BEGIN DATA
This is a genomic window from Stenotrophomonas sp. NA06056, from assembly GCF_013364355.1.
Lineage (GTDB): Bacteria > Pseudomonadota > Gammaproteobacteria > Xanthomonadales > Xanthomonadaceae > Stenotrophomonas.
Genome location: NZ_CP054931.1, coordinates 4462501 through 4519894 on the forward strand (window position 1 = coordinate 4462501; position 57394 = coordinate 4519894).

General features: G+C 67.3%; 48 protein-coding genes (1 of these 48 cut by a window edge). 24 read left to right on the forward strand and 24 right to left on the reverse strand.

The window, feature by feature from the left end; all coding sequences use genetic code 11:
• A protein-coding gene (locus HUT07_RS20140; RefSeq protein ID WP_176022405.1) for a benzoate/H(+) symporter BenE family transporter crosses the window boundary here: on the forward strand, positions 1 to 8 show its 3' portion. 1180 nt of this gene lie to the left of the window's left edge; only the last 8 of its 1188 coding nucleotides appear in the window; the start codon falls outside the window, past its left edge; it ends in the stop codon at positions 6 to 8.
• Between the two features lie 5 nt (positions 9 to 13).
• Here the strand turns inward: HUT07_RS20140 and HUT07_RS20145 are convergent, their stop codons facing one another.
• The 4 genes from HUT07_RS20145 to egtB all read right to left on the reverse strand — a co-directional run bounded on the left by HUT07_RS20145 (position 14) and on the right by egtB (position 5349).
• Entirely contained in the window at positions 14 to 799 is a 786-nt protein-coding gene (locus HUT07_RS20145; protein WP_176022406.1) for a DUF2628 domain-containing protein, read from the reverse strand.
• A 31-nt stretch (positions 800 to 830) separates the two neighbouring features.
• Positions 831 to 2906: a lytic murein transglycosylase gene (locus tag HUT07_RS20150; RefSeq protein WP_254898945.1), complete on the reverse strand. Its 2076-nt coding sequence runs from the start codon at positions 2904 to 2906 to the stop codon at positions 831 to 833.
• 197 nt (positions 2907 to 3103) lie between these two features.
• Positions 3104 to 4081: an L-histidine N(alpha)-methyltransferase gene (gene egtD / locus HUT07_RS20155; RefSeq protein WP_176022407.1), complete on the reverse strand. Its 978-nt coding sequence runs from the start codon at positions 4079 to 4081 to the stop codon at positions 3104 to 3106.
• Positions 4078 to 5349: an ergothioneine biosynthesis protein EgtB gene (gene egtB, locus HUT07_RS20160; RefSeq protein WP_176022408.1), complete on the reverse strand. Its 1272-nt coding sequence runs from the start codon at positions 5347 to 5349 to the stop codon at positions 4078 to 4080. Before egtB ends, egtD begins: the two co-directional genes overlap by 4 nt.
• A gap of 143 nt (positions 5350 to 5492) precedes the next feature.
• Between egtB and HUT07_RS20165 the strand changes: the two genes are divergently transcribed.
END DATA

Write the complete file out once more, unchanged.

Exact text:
This is a genomic window from Stenotrophomonas sp. NA06056, from assembly GCF_013364355.1.
Lineage (GTDB): Bacteria > Pseudomonadota > Gammaproteobacteria > Xanthomonadales > Xanthomonadaceae > Stenotrophomonas.
Genome location: NZ_CP054931.1, coordinates 4462501 through 4519894 on the forward strand (window position 1 = coordinate 4462501; position 57394 = coordinate 4519894).

General features: G+C 67.3%; 48 protein-coding genes (1 of these 48 cut by a window edge). 24 read left to right on the forward strand and 24 right to left on the reverse strand.

The window, feature by feature from the left end; all coding sequences use genetic code 11:
• A protein-coding gene (locus HUT07_RS20140; RefSeq protein ID WP_176022405.1) for a benzoate/H(+) symporter BenE family transporter crosses the window boundary here: on the forward strand, positions 1 to 8 show its 3' portion. 1180 nt of this gene lie to the left of the window's left edge; only the last 8 of its 1188 coding nucleotides appear in the window; the start codon falls outside the window, past its left edge; it ends in the stop codon at positions 6 to 8.
• Between the two features lie 5 nt (positions 9 to 13).
• Here the strand turns inward: HUT07_RS20140 and HUT07_RS20145 are convergent, their stop codons facing one another.
• The 4 genes from HUT07_RS20145 to egtB all read right to left on the reverse strand — a co-directional run bounded on the left by HUT07_RS20145 (position 14) and on the right by egtB (position 5349).
• Entirely contained in the window at positions 14 to 799 is a 786-nt protein-coding gene (locus HUT07_RS20145; protein WP_176022406.1) for a DUF2628 domain-containing protein, read from the reverse strand.
• A 31-nt stretch (positions 800 to 830) separates the two neighbouring features.
• Positions 831 to 2906: a lytic murein transglycosylase gene (locus tag HUT07_RS20150; RefSeq protein WP_254898945.1), complete on the reverse strand. Its 2076-nt coding sequence runs from the start codon at positions 2904 to 2906 to the stop codon at positions 831 to 833.
• 197 nt (positions 2907 to 3103) lie between these two features.
• Positions 3104 to 4081: an L-histidine N(alpha)-methyltransferase gene (gene egtD / locus HUT07_RS20155; RefSeq protein WP_176022407.1), complete on the reverse strand. Its 978-nt coding sequence runs from the start codon at positions 4079 to 4081 to the stop codon at positions 3104 to 3106.
• Positions 4078 to 5349: an ergothioneine biosynthesis protein EgtB gene (gene egtB, locus HUT07_RS20160; RefSeq protein WP_176022408.1), complete on the reverse strand. Its 1272-nt coding sequence runs from the start codon at positions 5347 to 5349 to the stop codon at positions 4078 to 4080. Before egtB ends, egtD begins: the two co-directional genes overlap by 4 nt.
• A gap of 143 nt (positions 5350 to 5492) precedes the next feature.
• Between egtB and HUT07_RS20165 the strand changes: the two genes are divergently transcribed.